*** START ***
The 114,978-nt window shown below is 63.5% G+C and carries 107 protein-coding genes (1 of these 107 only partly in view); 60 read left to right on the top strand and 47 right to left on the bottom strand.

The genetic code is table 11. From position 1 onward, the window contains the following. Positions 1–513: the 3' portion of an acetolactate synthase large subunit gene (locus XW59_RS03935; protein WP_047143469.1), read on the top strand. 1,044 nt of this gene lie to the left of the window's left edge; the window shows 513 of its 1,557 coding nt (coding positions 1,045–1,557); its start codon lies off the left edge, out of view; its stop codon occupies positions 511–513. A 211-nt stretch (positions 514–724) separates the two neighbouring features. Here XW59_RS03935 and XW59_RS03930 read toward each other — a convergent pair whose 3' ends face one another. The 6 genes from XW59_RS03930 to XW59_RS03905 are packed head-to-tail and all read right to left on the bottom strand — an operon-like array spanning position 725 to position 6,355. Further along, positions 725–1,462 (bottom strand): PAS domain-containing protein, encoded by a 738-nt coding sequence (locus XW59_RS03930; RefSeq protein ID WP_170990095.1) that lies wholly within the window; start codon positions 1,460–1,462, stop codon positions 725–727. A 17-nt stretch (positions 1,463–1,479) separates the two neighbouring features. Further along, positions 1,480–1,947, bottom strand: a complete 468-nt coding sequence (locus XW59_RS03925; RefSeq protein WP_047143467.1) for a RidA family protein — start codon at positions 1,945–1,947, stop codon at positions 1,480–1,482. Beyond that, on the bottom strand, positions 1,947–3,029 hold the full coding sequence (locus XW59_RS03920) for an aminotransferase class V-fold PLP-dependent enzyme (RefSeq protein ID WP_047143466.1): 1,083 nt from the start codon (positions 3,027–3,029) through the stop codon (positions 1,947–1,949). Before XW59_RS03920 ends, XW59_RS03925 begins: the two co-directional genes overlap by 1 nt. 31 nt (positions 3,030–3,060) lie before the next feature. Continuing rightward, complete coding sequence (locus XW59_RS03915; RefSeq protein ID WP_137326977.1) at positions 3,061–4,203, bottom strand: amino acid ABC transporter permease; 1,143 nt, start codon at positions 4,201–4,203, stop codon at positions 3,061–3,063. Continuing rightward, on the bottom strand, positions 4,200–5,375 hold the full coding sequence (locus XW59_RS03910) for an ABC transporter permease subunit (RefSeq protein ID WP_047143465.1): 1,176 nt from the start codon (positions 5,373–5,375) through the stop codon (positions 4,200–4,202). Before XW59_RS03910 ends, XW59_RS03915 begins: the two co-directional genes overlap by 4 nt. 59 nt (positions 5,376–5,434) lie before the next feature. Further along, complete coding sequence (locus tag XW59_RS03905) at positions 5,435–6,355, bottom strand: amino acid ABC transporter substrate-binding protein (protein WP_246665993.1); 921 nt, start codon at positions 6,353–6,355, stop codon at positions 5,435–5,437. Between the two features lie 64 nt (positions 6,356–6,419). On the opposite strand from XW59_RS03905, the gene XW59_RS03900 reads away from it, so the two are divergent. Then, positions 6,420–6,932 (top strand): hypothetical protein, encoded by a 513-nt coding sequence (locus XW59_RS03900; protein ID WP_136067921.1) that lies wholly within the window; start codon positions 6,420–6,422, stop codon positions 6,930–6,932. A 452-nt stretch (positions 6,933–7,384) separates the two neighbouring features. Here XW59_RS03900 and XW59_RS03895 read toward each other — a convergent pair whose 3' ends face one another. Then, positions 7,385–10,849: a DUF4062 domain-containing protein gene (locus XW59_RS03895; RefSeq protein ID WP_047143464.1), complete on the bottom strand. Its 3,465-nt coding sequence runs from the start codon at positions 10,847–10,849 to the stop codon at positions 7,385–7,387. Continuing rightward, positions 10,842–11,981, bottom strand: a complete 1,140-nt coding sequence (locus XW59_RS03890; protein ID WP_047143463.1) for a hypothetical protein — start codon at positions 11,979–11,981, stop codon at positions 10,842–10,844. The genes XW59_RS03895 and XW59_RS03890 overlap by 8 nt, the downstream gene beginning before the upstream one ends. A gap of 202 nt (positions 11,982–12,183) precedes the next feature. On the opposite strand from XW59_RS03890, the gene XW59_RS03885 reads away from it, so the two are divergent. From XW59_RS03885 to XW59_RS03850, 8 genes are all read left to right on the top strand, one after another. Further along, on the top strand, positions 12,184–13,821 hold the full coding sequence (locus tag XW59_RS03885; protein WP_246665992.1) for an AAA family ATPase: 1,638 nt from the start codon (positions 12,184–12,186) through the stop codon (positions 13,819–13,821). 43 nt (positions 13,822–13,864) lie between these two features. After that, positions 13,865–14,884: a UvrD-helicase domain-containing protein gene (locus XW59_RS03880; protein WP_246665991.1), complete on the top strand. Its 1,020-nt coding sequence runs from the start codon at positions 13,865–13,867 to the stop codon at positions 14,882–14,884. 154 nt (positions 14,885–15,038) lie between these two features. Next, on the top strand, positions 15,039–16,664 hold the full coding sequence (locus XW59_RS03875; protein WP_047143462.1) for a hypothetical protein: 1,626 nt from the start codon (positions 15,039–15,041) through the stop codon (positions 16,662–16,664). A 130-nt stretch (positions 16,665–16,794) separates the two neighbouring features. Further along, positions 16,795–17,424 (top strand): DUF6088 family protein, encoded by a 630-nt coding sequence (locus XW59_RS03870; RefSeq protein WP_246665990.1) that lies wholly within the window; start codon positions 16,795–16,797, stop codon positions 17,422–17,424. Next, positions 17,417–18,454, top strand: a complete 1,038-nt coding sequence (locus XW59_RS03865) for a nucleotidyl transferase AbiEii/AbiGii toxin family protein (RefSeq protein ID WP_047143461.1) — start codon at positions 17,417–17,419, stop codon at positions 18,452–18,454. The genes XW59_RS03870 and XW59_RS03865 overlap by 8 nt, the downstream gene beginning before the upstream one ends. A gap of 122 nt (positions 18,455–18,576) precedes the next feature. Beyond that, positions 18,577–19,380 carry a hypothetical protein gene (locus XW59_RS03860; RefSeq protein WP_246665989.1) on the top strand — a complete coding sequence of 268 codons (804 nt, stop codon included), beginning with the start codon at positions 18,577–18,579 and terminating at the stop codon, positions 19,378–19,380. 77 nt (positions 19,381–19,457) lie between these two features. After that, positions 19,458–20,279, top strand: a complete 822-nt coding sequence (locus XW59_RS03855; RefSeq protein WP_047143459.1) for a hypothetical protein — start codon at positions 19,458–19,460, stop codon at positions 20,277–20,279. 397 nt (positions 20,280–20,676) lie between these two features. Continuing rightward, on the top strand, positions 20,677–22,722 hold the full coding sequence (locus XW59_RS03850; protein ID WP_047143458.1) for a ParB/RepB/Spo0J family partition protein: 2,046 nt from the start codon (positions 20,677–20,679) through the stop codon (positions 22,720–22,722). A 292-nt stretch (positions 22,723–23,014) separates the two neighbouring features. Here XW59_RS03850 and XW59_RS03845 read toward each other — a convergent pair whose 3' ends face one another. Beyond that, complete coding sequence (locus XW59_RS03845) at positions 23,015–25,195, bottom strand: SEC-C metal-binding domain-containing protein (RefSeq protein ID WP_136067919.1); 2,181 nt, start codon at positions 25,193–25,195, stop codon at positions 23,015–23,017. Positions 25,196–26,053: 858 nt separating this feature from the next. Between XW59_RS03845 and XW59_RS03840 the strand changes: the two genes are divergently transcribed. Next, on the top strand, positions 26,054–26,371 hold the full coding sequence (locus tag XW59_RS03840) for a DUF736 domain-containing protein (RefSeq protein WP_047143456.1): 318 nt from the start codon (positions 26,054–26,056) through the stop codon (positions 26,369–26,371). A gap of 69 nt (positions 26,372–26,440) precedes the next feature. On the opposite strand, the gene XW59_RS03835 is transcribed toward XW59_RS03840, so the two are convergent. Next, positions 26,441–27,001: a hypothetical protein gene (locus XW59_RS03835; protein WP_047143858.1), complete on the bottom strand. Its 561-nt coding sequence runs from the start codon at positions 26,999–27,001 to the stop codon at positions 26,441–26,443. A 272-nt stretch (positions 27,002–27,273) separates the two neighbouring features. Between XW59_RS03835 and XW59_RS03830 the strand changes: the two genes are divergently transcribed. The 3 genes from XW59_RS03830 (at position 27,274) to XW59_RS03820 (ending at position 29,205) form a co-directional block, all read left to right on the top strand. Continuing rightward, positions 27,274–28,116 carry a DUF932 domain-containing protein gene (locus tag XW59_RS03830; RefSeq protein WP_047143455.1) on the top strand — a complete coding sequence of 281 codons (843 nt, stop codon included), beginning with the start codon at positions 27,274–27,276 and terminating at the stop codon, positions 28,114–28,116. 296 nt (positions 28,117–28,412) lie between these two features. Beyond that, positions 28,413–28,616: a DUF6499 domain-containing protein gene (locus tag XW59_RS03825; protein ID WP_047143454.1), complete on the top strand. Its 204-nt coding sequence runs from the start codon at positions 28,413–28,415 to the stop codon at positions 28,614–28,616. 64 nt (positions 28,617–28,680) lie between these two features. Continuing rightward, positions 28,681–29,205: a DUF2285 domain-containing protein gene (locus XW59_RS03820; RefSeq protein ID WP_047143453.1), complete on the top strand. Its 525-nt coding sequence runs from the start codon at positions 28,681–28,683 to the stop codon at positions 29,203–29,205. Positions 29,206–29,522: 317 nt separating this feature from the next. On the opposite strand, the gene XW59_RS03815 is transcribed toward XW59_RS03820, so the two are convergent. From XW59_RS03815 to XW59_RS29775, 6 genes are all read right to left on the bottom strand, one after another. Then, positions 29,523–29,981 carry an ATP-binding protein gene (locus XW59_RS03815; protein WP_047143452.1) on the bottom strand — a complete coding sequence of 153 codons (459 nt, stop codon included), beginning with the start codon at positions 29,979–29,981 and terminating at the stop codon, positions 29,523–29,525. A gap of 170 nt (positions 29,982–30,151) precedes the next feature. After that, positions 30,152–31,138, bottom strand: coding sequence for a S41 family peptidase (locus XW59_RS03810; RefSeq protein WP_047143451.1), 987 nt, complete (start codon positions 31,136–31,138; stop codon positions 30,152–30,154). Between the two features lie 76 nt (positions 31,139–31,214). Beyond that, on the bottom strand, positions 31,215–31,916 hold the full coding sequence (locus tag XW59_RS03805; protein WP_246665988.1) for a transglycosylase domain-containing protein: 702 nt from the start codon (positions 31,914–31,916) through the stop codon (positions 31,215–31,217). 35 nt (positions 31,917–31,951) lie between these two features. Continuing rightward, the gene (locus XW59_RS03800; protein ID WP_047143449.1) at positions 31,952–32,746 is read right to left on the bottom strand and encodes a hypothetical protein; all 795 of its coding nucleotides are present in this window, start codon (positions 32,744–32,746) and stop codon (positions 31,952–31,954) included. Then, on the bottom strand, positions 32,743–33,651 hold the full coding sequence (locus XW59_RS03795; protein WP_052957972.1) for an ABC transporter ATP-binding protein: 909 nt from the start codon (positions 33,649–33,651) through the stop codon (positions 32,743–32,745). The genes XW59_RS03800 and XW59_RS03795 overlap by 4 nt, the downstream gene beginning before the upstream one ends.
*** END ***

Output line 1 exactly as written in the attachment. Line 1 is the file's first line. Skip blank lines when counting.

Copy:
The 114,978-nt window shown below is 63.5% G+C and carries 107 protein-coding genes (1 of these 107 only partly in view); 60 read left to right on the top strand and 47 right to left on the bottom strand.